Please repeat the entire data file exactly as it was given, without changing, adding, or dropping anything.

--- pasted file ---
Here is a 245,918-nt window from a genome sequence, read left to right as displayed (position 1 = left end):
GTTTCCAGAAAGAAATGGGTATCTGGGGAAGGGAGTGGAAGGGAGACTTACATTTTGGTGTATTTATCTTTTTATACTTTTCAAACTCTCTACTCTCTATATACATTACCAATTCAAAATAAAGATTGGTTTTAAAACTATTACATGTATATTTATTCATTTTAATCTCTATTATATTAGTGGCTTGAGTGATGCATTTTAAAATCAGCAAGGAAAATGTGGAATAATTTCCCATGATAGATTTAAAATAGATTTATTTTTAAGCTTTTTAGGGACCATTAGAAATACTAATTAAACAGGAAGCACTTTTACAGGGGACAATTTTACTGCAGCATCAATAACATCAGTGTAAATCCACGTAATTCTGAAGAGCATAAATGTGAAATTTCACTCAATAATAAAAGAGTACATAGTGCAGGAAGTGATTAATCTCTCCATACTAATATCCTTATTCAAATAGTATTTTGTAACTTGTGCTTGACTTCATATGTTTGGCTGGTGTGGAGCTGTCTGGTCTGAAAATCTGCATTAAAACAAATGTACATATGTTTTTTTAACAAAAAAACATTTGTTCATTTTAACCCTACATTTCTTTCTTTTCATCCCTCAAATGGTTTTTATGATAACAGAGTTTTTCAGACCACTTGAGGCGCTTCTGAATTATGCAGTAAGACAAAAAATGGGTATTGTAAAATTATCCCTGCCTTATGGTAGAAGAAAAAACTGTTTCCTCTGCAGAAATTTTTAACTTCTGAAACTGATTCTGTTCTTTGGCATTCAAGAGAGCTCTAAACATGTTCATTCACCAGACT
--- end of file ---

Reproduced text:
Here is a 245,918-nt window from a genome sequence, read left to right as displayed (position 1 = left end):
GTTTCCAGAAAGAAATGGGTATCTGGGGAAGGGAGTGGAAGGGAGACTTACATTTTGGTGTATTTATCTTTTTATACTTTTCAAACTCTCTACTCTCTATATACATTACCAATTCAAAATAAAGATTGGTTTTAAAACTATTACATGTATATTTATTCATTTTAATCTCTATTATATTAGTGGCTTGAGTGATGCATTTTAAAATCAGCAAGGAAAATGTGGAATAATTTCCCATGATAGATTTAAAATAGATTTATTTTTAAGCTTTTTAGGGACCATTAGAAATACTAATTAAACAGGAAGCACTTTTACAGGGGACAATTTTACTGCAGCATCAATAACATCAGTGTAAATCCACGTAATTCTGAAGAGCATAAATGTGAAATTTCACTCAATAATAAAAGAGTACATAGTGCAGGAAGTGATTAATCTCTCCATACTAATATCCTTATTCAAATAGTATTTTGTAACTTGTGCTTGACTTCATATGTTTGGCTGGTGTGGAGCTGTCTGGTCTGAAAATCTGCATTAAAACAAATGTACATATGTTTTTTTAACAAAAAAACATTTGTTCATTTTAACCCTACATTTCTTTCTTTTCATCCCTCAAATGGTTTTTATGATAACAGAGTTTTTCAGACCACTTGAGGCGCTTCTGAATTATGCAGTAAGACAAAAAATGGGTATTGTAAAATTATCCCTGCCTTATGGTAGAAGAAAAAACTGTTTCCTCTGCAGAAATTTTTAACTTCTGAAACTGATTCTGTTCTTTGGCATTCAAGAGAGCTCTAAACATGTTCATTCACCAGACT